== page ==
Today, there are more mothers in the workforce than ever before. According to the latest statistics from the U.S. Department of Labor, approximately 70 percent of all mothers with children under the age of 18 participated in the workforce in 2013, compared with only 47 percent in 1975. Typically, the older the children are, the more likely the mother is to have a job, because taking care of a young child is much more involved than taking care of a school-aged child. One of the issues that working mothers of young children face is breastfeeding. Prior to 2010, working mothers who nursed their children did not have many (if any) protections for expressing their breast milk during work hours. Now, employers must follow certain rules set by the Fair Labor Standards Act (FLSA) concerning nursing mothers in the workplace.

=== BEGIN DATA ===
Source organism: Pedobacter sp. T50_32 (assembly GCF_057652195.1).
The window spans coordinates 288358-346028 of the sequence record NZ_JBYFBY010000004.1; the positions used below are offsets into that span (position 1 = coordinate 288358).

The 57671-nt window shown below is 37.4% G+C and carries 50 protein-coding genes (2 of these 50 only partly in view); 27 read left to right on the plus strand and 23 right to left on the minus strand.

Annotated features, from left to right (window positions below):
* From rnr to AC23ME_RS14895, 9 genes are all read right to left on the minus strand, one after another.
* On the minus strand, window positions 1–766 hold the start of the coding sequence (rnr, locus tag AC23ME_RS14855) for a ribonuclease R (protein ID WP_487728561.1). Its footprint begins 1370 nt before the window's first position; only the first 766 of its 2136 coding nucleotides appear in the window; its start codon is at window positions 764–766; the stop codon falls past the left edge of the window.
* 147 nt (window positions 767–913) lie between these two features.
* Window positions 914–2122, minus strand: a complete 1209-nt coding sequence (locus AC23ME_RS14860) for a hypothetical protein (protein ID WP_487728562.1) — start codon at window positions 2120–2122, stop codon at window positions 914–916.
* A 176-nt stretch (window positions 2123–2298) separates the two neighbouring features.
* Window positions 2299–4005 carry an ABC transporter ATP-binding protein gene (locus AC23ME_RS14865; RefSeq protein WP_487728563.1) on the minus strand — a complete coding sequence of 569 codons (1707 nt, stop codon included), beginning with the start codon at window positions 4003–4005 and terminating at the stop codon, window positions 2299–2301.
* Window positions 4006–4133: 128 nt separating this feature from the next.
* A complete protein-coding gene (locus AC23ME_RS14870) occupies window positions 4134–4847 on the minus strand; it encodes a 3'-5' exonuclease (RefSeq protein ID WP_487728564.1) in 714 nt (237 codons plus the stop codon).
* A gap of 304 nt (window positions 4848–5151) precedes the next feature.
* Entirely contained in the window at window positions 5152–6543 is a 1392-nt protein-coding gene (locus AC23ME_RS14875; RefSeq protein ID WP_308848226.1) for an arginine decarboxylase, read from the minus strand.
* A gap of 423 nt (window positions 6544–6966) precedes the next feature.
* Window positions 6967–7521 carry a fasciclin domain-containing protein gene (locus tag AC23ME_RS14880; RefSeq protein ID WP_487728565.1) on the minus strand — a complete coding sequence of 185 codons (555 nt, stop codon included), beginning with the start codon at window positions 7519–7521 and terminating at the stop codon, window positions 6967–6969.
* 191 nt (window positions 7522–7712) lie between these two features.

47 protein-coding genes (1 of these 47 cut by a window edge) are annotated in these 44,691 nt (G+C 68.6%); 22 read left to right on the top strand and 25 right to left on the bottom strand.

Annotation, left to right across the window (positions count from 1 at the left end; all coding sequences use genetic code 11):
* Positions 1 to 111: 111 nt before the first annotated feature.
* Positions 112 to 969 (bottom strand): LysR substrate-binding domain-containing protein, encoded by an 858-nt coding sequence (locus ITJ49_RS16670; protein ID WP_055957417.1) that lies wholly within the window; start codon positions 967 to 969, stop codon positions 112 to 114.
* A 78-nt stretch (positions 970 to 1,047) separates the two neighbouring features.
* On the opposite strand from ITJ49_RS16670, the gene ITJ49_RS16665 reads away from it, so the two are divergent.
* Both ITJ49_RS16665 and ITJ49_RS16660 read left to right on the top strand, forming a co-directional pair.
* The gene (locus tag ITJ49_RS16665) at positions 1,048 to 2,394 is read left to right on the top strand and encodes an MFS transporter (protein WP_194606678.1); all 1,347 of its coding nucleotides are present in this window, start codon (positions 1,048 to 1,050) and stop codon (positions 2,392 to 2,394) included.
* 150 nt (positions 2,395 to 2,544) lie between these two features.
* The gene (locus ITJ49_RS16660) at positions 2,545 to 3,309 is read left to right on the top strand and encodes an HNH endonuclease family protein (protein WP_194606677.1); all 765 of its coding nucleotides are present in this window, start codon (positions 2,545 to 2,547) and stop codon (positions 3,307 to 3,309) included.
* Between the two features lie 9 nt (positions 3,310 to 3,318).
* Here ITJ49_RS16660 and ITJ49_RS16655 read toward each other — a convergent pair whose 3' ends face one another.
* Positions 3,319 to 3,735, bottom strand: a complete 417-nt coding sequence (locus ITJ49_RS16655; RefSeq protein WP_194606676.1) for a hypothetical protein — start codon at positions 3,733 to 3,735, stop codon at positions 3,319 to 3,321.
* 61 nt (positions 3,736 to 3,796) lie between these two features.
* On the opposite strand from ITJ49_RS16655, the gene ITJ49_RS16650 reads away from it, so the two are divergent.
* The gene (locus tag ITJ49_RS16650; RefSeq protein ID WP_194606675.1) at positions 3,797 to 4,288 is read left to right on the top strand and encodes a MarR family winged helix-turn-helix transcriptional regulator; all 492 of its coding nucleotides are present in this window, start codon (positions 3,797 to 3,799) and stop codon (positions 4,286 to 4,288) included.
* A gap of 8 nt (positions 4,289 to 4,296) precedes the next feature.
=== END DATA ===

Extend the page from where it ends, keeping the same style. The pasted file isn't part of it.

FLSA Requirements for Nursing Mothers in the Workplace
According to the amended Section 7 of the FLSA, employers are required to give breastfeeding mothers “reasonable break time” to allow them to express breast milk for a nursing child. The Act states that employers must do this for at least one year after the child is born, and the mother is entitled to this break period each time she needs to express milk. The Act also states that employers are required to provide a private place other than a bathroom for the mother to express her breast milk.
Who Is Covered?
Only those employers who have 50 or more employees are required to comply with this law, unless the company can prove that it would cause undue hardship. Also, only women who are considered to be “non-exempt” are covered. Typically, this means that women who are salaried workers who make at least $455 per week and who are employed in certain supervisory positions are not covered by this nursing law....